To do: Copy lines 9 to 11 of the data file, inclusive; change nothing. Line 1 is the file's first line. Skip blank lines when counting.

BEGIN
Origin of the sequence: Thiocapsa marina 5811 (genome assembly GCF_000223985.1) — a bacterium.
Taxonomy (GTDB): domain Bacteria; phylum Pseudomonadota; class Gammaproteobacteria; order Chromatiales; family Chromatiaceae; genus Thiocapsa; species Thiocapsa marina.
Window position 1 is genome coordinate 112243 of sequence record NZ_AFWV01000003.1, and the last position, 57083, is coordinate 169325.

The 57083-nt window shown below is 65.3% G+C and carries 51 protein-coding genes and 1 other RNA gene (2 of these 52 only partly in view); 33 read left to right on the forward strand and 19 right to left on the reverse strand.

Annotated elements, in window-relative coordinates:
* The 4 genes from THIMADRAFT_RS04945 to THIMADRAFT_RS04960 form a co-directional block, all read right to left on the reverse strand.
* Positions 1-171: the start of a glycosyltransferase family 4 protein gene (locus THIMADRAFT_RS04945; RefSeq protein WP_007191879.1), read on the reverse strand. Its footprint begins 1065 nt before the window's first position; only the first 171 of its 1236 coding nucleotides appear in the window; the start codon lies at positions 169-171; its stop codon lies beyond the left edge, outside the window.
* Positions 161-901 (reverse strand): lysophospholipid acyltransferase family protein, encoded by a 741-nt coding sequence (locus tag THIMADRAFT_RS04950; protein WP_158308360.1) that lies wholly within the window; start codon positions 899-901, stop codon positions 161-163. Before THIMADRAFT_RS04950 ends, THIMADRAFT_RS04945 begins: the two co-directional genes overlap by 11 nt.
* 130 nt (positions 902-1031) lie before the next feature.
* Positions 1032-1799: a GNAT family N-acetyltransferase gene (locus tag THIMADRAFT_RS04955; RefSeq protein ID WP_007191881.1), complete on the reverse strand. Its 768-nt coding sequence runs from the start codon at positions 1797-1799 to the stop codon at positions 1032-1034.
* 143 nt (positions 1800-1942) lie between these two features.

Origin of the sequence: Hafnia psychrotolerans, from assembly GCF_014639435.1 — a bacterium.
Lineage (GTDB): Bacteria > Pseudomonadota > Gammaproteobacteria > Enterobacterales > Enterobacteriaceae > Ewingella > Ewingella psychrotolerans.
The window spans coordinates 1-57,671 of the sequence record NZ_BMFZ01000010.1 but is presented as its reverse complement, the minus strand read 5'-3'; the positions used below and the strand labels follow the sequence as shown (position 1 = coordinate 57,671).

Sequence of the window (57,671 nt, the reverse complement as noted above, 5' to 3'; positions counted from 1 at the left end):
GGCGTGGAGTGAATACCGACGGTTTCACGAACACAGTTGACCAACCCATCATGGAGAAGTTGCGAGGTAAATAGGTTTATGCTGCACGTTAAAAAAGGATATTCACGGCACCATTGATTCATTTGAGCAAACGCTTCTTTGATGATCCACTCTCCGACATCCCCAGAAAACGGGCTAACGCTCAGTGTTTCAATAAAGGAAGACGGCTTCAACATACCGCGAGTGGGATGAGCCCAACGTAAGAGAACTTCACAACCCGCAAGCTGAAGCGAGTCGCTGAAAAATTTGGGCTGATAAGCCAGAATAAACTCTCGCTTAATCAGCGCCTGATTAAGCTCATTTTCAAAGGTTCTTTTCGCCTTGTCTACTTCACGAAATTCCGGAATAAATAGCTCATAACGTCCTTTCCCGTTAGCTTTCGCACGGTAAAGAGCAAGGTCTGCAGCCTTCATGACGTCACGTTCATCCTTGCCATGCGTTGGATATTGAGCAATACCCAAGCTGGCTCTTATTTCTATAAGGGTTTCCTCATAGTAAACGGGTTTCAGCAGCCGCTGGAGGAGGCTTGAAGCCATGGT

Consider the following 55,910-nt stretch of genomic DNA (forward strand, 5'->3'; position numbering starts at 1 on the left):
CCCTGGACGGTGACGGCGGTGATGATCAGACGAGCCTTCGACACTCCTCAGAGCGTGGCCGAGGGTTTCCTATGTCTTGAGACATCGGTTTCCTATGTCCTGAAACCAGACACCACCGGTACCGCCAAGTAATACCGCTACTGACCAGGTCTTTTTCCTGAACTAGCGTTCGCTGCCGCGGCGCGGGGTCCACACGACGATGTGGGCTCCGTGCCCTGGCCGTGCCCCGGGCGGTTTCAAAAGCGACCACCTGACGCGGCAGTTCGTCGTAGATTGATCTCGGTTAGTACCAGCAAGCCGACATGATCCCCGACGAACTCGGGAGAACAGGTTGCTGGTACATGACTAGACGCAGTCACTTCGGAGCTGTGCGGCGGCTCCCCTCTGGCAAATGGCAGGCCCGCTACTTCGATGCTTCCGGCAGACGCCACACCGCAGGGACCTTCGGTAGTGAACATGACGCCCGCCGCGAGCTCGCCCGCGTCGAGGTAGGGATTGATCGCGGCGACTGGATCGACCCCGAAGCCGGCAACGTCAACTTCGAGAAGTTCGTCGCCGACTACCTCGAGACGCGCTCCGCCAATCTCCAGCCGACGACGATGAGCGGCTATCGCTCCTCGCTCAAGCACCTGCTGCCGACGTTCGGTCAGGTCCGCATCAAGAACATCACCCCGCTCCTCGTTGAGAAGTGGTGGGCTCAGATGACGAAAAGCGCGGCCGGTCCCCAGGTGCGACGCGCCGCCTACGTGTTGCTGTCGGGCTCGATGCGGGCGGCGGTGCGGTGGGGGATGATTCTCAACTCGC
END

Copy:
* 130 nt (positions 902-1031) lie before the next feature.
* Positions 1032-1799: a GNAT family N-acetyltransferase gene (locus tag THIMADRAFT_RS04955; RefSeq protein ID WP_007191881.1), complete on the reverse strand. Its 768-nt coding sequence runs from the start codon at positions 1797-1799 to the stop codon at positions 1032-1034.
* 143 nt (positions 1800-1942) lie between these two features.